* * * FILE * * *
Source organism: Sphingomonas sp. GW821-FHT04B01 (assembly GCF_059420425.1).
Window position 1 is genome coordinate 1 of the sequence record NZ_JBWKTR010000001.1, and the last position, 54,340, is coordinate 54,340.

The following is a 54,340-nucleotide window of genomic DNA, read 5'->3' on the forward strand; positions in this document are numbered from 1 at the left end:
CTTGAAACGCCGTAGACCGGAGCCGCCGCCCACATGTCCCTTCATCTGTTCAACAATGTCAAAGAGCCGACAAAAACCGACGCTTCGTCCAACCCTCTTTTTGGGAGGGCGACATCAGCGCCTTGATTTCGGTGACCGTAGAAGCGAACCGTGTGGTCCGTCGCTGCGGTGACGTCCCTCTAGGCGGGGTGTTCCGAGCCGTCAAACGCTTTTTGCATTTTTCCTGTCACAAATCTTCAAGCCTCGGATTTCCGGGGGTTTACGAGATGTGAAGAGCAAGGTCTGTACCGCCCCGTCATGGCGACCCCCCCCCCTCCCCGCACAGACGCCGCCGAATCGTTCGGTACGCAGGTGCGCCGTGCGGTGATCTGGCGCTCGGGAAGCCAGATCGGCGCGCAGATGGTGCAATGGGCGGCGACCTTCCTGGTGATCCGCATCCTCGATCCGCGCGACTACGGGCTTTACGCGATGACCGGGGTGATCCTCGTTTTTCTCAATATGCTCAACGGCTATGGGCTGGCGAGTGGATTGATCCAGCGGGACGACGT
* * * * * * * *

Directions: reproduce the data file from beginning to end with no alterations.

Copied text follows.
Source organism: Sphingomonas sp. GW821-FHT04B01 (assembly GCF_059420425.1).
Window position 1 is genome coordinate 1 of the sequence record NZ_JBWKTR010000001.1, and the last position, 54,340, is coordinate 54,340.

The following is a 54,340-nucleotide window of genomic DNA, read 5'->3' on the forward strand; positions in this document are numbered from 1 at the left end:
CTTGAAACGCCGTAGACCGGAGCCGCCGCCCACATGTCCCTTCATCTGTTCAACAATGTCAAAGAGCCGACAAAAACCGACGCTTCGTCCAACCCTCTTTTTGGGAGGGCGACATCAGCGCCTTGATTTCGGTGACCGTAGAAGCGAACCGTGTGGTCCGTCGCTGCGGTGACGTCCCTCTAGGCGGGGTGTTCCGAGCCGTCAAACGCTTTTTGCATTTTTCCTGTCACAAATCTTCAAGCCTCGGATTTCCGGGGGTTTACGAGATGTGAAGAGCAAGGTCTGTACCGCCCCGTCATGGCGACCCCCCCCCCTCCCCGCACAGACGCCGCCGAATCGTTCGGTACGCAGGTGCGCCGTGCGGTGATCTGGCGCTCGGGAAGCCAGATCGGCGCGCAGATGGTGCAATGGGCGGCGACCTTCCTGGTGATCCGCATCCTCGATCCGCGCGACTACGGGCTTTACGCGATGACCGGGGTGATCCTCGTTTTTCTCAATATGCTCAACGGCTATGGGCTGGCGAGTGGATTGATCCAGCGGGACGACGT